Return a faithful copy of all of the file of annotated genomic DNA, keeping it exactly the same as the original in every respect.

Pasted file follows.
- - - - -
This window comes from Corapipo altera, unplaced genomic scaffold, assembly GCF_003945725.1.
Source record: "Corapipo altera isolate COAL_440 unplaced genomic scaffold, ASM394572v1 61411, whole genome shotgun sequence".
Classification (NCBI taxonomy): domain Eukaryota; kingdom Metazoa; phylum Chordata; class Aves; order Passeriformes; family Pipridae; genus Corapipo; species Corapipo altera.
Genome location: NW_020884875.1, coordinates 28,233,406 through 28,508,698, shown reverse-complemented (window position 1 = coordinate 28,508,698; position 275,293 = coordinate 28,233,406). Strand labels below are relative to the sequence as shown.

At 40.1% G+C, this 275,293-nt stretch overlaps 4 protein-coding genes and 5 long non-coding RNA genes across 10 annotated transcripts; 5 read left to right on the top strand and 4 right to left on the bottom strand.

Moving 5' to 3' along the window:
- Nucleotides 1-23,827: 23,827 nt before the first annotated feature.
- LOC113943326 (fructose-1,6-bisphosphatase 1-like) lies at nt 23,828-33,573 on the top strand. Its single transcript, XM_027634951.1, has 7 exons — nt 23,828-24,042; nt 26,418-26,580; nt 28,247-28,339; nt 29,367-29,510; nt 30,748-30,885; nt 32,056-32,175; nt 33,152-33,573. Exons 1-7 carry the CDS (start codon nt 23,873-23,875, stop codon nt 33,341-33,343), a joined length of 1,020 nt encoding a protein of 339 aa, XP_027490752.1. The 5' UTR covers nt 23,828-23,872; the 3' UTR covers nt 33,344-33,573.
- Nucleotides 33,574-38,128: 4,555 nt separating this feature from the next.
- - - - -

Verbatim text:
This window comes from Corapipo altera, unplaced genomic scaffold, assembly GCF_003945725.1.
Source record: "Corapipo altera isolate COAL_440 unplaced genomic scaffold, ASM394572v1 61411, whole genome shotgun sequence".
Classification (NCBI taxonomy): domain Eukaryota; kingdom Metazoa; phylum Chordata; class Aves; order Passeriformes; family Pipridae; genus Corapipo; species Corapipo altera.
Genome location: NW_020884875.1, coordinates 28,233,406 through 28,508,698, shown reverse-complemented (window position 1 = coordinate 28,508,698; position 275,293 = coordinate 28,233,406). Strand labels below are relative to the sequence as shown.

At 40.1% G+C, this 275,293-nt stretch overlaps 4 protein-coding genes and 5 long non-coding RNA genes across 10 annotated transcripts; 5 read left to right on the top strand and 4 right to left on the bottom strand.

Moving 5' to 3' along the window:
- Nucleotides 1-23,827: 23,827 nt before the first annotated feature.
- LOC113943326 (fructose-1,6-bisphosphatase 1-like) lies at nt 23,828-33,573 on the top strand. Its single transcript, XM_027634951.1, has 7 exons — nt 23,828-24,042; nt 26,418-26,580; nt 28,247-28,339; nt 29,367-29,510; nt 30,748-30,885; nt 32,056-32,175; nt 33,152-33,573. Exons 1-7 carry the CDS (start codon nt 23,873-23,875, stop codon nt 33,341-33,343), a joined length of 1,020 nt encoding a protein of 339 aa, XP_027490752.1. The 5' UTR covers nt 23,828-23,872; the 3' UTR covers nt 33,344-33,573.
- Nucleotides 33,574-38,128: 4,555 nt separating this feature from the next.